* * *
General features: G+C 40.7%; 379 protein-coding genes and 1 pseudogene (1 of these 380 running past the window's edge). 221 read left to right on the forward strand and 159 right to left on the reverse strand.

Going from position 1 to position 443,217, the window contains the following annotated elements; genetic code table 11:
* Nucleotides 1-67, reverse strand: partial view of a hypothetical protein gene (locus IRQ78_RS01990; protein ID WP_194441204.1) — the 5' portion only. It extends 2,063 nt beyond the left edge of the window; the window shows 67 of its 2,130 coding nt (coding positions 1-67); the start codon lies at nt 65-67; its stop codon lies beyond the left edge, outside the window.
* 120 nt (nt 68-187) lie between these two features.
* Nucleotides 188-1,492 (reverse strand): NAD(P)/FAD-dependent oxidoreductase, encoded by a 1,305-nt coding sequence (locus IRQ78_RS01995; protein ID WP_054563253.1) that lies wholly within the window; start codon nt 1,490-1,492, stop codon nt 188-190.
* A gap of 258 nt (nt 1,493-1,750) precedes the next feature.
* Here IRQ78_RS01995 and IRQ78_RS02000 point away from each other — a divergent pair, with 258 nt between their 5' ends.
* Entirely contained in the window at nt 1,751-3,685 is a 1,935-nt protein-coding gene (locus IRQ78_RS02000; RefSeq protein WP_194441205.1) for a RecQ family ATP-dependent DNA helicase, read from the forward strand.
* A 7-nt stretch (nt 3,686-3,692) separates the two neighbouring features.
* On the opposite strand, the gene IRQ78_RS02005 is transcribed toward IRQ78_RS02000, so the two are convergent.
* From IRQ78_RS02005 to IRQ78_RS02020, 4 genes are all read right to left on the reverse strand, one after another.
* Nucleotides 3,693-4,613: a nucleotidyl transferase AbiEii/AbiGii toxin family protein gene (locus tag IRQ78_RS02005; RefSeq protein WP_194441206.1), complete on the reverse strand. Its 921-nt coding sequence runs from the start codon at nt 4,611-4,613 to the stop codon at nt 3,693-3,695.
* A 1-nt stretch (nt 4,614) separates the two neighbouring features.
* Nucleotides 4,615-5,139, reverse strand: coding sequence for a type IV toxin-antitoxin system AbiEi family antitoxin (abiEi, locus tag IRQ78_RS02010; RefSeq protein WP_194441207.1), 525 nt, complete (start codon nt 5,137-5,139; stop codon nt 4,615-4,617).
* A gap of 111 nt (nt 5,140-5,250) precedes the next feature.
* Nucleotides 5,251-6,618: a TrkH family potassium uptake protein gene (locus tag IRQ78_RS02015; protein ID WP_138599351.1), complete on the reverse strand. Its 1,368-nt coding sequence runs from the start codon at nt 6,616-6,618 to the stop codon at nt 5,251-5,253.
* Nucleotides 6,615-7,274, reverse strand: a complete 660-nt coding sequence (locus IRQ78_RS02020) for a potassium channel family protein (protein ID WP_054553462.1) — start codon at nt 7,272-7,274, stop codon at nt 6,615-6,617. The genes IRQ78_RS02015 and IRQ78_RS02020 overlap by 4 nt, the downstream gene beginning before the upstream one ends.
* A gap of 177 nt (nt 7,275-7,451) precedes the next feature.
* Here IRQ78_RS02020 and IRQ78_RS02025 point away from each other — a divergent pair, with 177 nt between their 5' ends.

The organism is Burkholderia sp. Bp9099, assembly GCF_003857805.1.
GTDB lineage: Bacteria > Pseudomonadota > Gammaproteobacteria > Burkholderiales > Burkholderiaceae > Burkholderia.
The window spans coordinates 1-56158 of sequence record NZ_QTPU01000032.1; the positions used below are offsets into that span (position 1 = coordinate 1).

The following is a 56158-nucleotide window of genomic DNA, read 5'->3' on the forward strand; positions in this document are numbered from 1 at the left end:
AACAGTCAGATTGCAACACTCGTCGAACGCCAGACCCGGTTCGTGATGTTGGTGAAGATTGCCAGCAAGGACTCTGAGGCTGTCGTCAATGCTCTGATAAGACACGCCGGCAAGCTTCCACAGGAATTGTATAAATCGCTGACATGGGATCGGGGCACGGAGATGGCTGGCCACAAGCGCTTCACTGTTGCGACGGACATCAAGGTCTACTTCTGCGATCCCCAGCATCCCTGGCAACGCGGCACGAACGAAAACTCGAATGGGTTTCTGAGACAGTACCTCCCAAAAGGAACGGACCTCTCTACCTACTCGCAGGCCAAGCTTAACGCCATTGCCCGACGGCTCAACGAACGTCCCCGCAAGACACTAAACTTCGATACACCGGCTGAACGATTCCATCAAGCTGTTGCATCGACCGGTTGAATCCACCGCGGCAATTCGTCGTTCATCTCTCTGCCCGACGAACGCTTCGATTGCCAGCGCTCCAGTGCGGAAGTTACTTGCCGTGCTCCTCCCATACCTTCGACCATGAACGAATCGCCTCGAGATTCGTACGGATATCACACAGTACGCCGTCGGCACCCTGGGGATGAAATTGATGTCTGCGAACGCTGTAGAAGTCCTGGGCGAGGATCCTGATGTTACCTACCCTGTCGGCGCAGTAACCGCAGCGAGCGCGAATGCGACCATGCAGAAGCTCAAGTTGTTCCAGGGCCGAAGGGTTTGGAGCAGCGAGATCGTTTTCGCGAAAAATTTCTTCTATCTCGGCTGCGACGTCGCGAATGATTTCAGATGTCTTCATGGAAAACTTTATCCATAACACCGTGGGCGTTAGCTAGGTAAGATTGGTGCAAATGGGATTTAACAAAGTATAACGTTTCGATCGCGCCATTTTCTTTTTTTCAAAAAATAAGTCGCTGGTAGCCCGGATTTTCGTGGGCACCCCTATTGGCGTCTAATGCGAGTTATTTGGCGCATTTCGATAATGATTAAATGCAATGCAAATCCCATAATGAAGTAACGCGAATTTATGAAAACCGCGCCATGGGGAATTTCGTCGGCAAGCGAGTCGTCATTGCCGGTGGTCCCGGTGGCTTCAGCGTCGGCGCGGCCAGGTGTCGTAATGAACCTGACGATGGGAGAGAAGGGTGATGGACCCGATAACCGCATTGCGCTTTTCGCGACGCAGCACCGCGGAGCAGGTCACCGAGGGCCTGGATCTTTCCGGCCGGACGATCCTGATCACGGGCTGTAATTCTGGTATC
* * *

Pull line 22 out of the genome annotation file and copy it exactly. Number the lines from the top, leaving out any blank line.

The window spans coordinates 1-56158 of sequence record NZ_QTPU01000032.1; the positions used below are offsets into that span (position 1 = coordinate 1).